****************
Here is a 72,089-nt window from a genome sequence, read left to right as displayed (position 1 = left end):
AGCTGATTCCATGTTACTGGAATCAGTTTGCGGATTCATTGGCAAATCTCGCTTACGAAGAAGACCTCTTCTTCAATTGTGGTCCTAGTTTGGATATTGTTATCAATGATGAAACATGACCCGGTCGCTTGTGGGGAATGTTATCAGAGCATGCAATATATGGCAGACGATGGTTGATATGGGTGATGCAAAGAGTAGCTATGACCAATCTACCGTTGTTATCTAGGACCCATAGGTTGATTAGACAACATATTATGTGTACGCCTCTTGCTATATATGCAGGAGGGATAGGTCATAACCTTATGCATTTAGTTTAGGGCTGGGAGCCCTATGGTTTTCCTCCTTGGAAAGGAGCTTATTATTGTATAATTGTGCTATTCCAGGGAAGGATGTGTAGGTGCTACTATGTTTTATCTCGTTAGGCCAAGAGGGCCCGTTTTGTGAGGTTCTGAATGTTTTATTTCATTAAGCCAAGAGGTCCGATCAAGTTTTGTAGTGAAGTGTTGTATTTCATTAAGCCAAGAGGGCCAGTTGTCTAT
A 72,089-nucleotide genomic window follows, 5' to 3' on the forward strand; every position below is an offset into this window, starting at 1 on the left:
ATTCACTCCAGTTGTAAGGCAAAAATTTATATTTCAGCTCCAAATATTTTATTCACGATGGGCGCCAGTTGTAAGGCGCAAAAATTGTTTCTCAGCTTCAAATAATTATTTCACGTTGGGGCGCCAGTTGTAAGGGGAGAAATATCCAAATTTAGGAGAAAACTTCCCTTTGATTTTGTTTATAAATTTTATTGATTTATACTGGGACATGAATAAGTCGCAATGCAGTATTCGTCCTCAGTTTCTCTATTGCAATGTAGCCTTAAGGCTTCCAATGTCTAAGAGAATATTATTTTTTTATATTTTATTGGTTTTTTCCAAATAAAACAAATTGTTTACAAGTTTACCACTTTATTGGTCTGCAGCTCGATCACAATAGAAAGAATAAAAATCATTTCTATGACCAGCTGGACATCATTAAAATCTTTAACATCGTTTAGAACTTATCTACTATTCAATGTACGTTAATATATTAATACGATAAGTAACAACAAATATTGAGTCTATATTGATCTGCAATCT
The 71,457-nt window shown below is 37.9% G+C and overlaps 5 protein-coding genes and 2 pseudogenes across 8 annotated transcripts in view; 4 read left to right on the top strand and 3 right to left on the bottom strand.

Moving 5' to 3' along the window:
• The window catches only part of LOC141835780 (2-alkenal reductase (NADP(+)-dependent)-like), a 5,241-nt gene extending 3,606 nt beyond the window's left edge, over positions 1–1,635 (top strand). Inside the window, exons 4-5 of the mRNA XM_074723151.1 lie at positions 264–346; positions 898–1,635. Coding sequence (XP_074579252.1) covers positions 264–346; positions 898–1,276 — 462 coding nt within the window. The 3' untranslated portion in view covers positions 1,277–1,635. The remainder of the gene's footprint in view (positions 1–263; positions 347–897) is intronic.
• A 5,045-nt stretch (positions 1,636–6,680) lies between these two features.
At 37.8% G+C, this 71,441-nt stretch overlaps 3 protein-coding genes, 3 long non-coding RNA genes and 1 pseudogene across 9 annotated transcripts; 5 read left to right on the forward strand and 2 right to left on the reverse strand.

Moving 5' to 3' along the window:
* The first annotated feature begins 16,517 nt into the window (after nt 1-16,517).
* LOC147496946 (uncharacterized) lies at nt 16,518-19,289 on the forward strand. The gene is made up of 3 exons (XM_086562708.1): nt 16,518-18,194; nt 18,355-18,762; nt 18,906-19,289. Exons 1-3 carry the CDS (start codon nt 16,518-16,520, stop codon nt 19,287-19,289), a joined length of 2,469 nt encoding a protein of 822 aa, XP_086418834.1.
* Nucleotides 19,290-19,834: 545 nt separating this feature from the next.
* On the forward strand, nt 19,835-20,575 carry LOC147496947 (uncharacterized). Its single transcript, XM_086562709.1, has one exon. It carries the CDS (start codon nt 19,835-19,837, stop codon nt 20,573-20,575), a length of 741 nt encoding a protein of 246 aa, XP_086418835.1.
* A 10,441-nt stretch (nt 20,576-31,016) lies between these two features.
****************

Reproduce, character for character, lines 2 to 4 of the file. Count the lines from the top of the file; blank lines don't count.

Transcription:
AGCTGATTCCATGTTACTGGAATCAGTTTGCGGATTCATTGGCAAATCTCGCTTACGAAGAAGACCTCTTCTTCAATTGTGGTCCTAGTTTGGATATTGTTATCAATGATGAAACATGACCCGGTCGCTTGTGGGGAATGTTATCAGAGCATGCAATATATGGCAGACGATGGTTGATATGGGTGATGCAAAGAGTAGCTATGACCAATCTACCGTTGTTATCTAGGACCCATAGGTTGATTAGACAACATATTATGTGTACGCCTCTTGCTATATATGCAGGAGGGATAGGTCATAACCTTATGCATTTAGTTTAGGGCTGGGAGCCCTATGGTTTTCCTCCTTGGAAAGGAGCTTATTATTGTATAATTGTGCTATTCCAGGGAAGGATGTGTAGGTGCTACTATGTTTTATCTCGTTAGGCCAAGAGGGCCCGTTTTGTGAGGTTCTGAATGTTTTATTTCATTAAGCCAAGAGGTCCGATCAAGTTTTGTAGTGAAGTGTTGTATTTCATTAAGCCAAGAGGGCCAGTTGTCTAT
A 72,089-nucleotide genomic window follows, 5' to 3' on the forward strand; every position below is an offset into this window, starting at 1 on the left:
ATTCACTCCAGTTGTAAGGCAAAAATTTATATTTCAGCTCCAAATATTTTATTCACGATGGGCGCCAGTTGTAAGGCGCAAAAATTGTTTCTCAGCTTCAAATAATTATTTCACGTTGGGGCGCCAGTTGTAAGGGGAGAAATATCCAAATTTAGGAGAAAACTTCCCTTTGATTTTGTTTATAAATTTTATTGATTTATACTGGGACATGAATAAGTCGCAATGCAGTATTCGTCCTCAGTTTCTCTATTGCAATGTAGCCTTAAGGCTTCCAATGTCTAAGAGAATATTATTTTTTTATATTTTATTGGTTTTTTCCAAATAAAACAAATTGTTTACAAGTTTACCACTTTATTGGTCTGCAGCTCGATCACAATAGAAAGAATAAAAATCATTTCTATGACCAGCTGGACATCATTAAAATCTTTAACATCGTTTAGAACTTATCTACTATTCAATGTACGTTAATATATTAATACGATAAGTAACAACAAATATTGAGTCTATATTGATCTGCAATCT